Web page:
Even as the government in Guyana continues its efforts to have a robust Natural Resource Fund (NRF) legislation in place that insulates the oil revenues from political abuse, the administration is also working on having a simplified formula for spending and savings. This much was said by Vice President, Dr. Bharrat Jagdeo during his most recent press conference.
The former Guyanese Head of State said, “We already have someone working on the Natural Resources Fund legislation, as well as a simple formula that Guyanese can understand how much comes to the budget and how much is saved. We want laymen to understand how much money you collect so that they can go to the Official Gazette once a year, the ministry’s website or Parliament’s website and know how much money there is and then how much comes to the budget.”
He added, “Through the budgetary process, the Minister of Finance must go to the parliament and say ‘this is how we are utilizing the money’ so you can have a debate in parliament. So, we want a simple, transparent, understandable process. When you try to utilize complex formulas, like the fiscally sustainable amount and all of that nonsense…then you end up in trouble because it leaves room for manipulation.”
Hopefully, before the end of the year, that draft legislation will be tabled too, said the Vice President.
Wealth fund legislation for Guyana’s Parliament before year end – Ali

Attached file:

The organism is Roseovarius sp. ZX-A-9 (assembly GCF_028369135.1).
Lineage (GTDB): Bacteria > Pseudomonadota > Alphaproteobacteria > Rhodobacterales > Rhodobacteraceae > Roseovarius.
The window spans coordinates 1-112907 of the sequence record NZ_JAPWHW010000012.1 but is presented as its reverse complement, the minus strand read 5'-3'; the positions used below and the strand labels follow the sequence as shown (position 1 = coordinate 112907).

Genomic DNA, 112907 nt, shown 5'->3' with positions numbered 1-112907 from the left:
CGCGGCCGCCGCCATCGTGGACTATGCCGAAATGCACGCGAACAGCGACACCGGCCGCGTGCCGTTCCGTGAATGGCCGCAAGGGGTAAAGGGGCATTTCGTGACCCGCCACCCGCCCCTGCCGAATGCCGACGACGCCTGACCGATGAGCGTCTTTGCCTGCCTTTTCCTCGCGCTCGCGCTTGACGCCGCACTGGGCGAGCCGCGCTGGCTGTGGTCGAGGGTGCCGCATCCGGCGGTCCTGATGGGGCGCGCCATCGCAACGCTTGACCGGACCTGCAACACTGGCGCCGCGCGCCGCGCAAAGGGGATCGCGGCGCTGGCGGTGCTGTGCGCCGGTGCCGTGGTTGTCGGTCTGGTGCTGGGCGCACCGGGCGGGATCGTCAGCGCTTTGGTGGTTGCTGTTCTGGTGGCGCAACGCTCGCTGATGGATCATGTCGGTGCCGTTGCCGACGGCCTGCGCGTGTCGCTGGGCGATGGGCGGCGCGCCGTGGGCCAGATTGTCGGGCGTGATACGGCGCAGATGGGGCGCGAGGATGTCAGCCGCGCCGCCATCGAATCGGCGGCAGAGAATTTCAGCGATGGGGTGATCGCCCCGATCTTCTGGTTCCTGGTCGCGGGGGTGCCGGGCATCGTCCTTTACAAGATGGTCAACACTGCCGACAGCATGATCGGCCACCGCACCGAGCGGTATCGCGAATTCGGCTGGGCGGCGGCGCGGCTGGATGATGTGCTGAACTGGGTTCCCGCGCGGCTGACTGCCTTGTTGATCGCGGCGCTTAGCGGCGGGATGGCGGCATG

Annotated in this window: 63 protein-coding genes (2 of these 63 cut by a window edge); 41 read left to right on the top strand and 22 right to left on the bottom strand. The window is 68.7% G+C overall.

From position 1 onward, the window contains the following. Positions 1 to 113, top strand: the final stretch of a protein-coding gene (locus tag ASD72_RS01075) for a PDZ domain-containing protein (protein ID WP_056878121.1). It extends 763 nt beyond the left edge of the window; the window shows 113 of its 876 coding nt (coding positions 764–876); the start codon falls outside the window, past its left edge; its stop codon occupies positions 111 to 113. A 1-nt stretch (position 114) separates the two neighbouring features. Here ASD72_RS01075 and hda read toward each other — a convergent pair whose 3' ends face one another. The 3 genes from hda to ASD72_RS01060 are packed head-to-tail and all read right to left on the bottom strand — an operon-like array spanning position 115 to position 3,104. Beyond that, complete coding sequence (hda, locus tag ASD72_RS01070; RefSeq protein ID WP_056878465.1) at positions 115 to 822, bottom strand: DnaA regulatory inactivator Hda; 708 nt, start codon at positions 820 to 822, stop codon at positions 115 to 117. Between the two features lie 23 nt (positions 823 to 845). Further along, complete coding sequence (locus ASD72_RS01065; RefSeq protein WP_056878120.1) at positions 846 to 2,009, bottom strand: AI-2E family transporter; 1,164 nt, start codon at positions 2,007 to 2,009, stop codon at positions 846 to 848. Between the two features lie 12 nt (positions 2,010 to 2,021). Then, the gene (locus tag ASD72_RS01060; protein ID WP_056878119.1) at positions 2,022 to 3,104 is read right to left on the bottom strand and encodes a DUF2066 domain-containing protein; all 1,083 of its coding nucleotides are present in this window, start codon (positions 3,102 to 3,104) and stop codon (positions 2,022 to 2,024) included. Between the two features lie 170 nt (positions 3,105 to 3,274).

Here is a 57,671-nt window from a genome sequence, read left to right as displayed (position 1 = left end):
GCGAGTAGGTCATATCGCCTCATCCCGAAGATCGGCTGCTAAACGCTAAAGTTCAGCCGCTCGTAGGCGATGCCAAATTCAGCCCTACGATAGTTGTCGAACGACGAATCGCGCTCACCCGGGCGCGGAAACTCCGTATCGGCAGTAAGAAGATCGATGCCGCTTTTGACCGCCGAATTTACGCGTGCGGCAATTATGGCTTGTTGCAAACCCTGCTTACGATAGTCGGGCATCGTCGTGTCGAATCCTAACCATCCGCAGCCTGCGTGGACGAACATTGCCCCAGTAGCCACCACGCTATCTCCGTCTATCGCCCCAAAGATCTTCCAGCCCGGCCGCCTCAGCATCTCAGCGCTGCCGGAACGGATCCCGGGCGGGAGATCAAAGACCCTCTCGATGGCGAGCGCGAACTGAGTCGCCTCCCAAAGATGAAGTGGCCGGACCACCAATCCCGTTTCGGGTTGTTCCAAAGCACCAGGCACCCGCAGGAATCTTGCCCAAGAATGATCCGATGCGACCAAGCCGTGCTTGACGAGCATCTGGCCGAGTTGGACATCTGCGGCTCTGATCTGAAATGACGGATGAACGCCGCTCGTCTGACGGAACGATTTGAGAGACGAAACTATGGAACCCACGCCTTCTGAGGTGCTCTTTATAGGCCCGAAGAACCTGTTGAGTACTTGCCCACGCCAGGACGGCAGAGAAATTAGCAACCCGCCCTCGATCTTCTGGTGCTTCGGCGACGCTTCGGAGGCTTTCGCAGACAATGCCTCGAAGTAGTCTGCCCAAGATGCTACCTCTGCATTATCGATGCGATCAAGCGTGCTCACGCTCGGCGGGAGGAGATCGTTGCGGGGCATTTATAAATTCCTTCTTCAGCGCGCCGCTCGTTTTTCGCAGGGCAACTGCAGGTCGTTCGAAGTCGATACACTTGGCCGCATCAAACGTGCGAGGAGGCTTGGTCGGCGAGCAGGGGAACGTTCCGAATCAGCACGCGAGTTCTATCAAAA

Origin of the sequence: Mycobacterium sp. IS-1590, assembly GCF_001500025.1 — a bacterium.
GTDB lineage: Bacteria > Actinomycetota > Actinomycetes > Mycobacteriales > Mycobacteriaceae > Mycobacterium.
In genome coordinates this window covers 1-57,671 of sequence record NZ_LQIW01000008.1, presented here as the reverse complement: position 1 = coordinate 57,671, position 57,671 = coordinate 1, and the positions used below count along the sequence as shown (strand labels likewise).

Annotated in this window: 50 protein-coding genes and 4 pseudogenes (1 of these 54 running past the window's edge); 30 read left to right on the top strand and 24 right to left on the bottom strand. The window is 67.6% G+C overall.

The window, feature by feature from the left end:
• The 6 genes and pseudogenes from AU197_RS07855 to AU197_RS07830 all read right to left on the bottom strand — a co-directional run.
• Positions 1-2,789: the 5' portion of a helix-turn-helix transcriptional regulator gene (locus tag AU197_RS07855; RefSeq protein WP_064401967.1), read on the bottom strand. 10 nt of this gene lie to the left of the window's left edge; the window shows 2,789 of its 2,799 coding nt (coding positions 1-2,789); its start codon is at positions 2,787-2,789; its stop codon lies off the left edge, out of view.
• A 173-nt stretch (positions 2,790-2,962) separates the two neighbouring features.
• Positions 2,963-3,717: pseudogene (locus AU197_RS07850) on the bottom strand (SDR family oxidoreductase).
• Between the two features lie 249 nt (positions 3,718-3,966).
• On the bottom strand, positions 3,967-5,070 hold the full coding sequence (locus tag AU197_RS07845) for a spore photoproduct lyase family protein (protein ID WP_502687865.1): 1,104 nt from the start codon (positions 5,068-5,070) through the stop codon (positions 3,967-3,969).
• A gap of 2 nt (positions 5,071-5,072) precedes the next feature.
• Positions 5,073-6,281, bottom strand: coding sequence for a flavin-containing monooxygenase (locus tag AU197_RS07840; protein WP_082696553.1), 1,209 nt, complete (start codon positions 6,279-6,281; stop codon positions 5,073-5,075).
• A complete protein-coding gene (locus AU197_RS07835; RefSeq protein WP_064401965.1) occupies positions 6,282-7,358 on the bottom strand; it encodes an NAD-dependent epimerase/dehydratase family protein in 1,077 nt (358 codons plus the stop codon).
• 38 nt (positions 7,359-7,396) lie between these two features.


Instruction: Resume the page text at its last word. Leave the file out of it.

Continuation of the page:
The NRF Act was passed in December 2019 by the previous government without the support of the then political opposition party which now forms the current administration.
Prior to its passage, the legislation was criticized for having a fiscal rule that is complex and hard to understand, particularly by the public, and oversight bodies. As a result, the International Monetary Fund and the Natural Resource Governance Institute both urged Guyana to simplify its fiscal rule governing withdrawals and savings.
According to the current legislation: The amount that the [finance] minister shall request the National Assembly to approve as the withdrawal from the Fund for the next ensuing fiscal year shall be included in the annual budget proposal and shall not exceed, for that year, the economically and fiscally sustainable amount plus any amount required for emergency financing.
The Act states that the economically and fiscally sustainable amount for a fiscal year shall be the lesser of the following amounts – (a) the economically sustainable amount for that fiscal year; and (b) the fiscally sustainable amount for that fiscal year.
The economically sustainable amount is the maximum amount that can, in the opinion of the minister after taking into account the recommendations of the Macroeconomic Committee established under section 20, be withdrawn from the Fund for the next ensuing fiscal year without diminishing the competitiveness of Guyana’s economy.
The fiscally sustainable amount is the maximum amount that can be withdrawn from the Fund in a fiscal year while ensuring the long-term financial sustainability of the Fund, a fair inter-generational distribution of natural resource wealth and maintaining stability in the annual withdrawals from the Fund.
The law states that the minister is responsible for calculating the fiscally sustainable amount.
As of October 31, 2021, revenues in the NRF amounted to US$534 million. The government has been keen not to include any of the oil funds in its budgetary configurations since it believes that the laws governing the NRF are not robust enough to protect it from mismanagement and political interference.